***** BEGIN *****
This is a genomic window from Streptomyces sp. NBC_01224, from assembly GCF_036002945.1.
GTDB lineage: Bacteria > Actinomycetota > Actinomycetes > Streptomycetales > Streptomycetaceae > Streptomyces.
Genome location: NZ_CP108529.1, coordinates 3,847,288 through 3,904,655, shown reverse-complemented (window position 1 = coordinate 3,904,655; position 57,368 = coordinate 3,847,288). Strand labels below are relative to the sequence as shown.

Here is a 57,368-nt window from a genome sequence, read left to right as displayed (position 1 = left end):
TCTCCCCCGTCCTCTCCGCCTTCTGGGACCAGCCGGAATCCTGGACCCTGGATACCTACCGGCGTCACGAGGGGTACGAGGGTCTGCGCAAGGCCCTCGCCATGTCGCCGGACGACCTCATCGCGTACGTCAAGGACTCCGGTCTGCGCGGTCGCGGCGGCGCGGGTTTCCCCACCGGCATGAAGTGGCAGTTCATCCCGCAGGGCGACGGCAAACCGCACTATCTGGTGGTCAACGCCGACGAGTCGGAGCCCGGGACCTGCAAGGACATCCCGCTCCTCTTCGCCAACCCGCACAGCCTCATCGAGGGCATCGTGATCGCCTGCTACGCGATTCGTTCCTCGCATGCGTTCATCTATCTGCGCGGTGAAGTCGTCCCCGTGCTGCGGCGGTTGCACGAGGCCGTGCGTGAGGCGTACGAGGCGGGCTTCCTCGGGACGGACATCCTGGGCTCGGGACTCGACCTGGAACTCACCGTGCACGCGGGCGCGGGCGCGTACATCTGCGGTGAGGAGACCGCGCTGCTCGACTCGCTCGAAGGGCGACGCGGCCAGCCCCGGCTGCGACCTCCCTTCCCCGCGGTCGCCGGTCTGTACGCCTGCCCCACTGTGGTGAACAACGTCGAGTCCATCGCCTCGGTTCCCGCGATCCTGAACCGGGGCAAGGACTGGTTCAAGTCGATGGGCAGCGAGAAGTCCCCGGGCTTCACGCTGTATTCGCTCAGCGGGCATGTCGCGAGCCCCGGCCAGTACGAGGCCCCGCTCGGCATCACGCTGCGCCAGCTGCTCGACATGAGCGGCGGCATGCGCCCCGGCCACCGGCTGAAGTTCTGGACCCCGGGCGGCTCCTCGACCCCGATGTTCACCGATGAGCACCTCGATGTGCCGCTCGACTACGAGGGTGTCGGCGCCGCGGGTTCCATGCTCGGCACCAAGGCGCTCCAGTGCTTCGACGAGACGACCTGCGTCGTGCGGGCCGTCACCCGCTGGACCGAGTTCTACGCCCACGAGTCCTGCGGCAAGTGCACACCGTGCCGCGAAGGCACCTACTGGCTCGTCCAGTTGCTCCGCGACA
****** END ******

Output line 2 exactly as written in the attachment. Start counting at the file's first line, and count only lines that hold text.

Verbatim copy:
GTDB lineage: Bacteria > Actinomycetota > Actinomycetes > Streptomycetales > Streptomycetaceae > Streptomyces.